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Peristaltic flow characterization of a shear thinning fluid through an elastic tube by UVP
Appl. Rheol. 22:4 (2012) 43941 (8 pages) ►
In-vitro small intestinal flow characteristics of a shear thinning fluid are investigated by transient '2-wave'-squeezing of an elastic tube under different speeds of peristalsis. Such peristaltic flow is the essential physiological transport mechanism in the gastro-intestinal tract. The peristalsis involves both expansion and contraction type of flow (crest and trough of a wavelength). We met the challenge of implementing the UVP technique for monitoring the velocity fields during appropriate peristaltic propulsion of a shear thinning fluid through an elastic tube (in vitro modeled small intestine). The higher wave speed of peristalsis results in higher magnitude of back flow velocity (negative) both in the wave crest and trough regions with positive value being adjacent to the tube wall. In addition, the approximated wall shear rates at the wave trough are also found to be higher than those in the wave crest. The higher value of back flow is expected to be responsible for the improved mixing and convection leading to higher mass transport through the intestinal wall. The measured pressure difference between crest and trough of a peristaltic wave increased, as the wave speed got faster. However, the crest region showed a higher pressure compared to the trough region since the magnitude of back flow velocity in the wave trough is found to be much higher compared to that in the wave crest.► Cite this publication as follows:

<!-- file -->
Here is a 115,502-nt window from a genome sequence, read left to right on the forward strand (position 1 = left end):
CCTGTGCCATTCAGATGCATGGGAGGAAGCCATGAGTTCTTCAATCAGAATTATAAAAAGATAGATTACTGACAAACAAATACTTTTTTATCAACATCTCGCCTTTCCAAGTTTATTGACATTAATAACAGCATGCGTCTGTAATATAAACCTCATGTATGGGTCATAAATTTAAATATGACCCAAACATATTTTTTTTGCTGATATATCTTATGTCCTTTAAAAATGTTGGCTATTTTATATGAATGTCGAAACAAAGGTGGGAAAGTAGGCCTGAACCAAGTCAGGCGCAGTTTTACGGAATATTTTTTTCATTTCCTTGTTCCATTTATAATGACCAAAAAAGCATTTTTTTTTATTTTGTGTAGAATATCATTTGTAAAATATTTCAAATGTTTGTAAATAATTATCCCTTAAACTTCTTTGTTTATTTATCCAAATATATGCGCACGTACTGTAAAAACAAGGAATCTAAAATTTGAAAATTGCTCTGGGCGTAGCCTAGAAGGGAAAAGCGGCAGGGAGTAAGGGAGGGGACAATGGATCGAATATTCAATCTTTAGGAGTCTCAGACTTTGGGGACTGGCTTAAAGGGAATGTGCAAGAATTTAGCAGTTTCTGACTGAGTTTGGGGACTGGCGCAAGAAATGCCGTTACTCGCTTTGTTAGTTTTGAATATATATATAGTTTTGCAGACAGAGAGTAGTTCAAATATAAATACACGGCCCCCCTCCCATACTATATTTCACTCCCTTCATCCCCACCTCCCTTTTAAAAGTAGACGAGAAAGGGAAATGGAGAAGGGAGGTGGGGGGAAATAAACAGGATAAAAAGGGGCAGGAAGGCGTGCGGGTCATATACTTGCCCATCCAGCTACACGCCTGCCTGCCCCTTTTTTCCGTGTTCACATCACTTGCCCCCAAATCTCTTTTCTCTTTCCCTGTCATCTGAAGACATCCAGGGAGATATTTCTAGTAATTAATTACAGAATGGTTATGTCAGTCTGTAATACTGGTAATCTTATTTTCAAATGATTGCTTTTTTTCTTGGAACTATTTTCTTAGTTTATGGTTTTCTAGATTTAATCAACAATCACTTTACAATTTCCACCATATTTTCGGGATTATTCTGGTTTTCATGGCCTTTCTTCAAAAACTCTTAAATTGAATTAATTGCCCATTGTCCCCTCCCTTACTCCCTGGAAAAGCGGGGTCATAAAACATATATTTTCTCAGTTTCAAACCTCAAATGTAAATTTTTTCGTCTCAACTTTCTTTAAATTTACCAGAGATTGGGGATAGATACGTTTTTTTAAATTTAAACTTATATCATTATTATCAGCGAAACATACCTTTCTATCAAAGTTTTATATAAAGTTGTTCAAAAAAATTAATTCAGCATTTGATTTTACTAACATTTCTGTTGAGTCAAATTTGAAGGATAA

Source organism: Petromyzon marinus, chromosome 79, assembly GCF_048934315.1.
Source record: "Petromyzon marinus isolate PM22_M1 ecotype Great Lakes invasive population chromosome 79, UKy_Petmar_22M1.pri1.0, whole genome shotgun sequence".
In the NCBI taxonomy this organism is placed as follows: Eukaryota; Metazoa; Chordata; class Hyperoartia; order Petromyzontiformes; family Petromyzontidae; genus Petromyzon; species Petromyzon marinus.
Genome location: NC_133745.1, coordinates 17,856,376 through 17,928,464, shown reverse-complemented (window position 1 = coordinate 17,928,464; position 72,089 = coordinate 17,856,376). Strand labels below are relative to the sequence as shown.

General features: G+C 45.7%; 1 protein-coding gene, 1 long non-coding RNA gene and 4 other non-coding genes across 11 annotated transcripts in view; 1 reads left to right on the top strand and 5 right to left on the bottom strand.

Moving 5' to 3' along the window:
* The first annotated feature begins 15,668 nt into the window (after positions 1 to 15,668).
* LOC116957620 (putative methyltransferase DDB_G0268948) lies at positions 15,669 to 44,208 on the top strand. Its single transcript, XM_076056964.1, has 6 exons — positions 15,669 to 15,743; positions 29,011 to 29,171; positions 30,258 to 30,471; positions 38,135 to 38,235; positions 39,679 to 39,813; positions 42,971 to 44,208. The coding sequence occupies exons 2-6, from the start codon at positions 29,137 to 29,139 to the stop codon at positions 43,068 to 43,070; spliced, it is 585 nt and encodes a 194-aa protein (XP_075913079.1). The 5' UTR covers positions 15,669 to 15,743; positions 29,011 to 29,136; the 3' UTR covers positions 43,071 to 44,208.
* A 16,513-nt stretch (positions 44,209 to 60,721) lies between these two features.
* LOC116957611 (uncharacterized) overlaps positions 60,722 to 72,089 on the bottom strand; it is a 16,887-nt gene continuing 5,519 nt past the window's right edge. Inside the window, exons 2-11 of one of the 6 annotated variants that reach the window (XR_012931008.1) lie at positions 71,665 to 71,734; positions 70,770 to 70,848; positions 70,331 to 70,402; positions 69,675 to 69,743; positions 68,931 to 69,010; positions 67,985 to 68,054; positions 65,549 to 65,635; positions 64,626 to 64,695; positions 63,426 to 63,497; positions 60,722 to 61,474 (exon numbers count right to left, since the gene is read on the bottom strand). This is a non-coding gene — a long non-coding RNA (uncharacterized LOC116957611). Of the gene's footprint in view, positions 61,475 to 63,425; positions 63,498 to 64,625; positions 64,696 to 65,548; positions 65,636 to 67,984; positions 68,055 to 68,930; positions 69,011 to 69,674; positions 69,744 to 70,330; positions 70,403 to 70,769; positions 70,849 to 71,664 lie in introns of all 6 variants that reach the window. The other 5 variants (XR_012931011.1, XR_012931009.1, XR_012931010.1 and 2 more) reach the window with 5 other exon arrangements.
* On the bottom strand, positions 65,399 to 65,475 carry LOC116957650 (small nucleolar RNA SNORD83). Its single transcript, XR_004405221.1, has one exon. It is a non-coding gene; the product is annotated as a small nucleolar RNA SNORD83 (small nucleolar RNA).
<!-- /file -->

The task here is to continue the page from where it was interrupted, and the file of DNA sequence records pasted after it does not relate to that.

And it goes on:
Nahar S, Jeelani SAK, Windhab EJ: Peristaltic flow characterization of a shear thinning fluid through an elastic tube by UVP, Appl. Rheol. 22 (2012) 43941.
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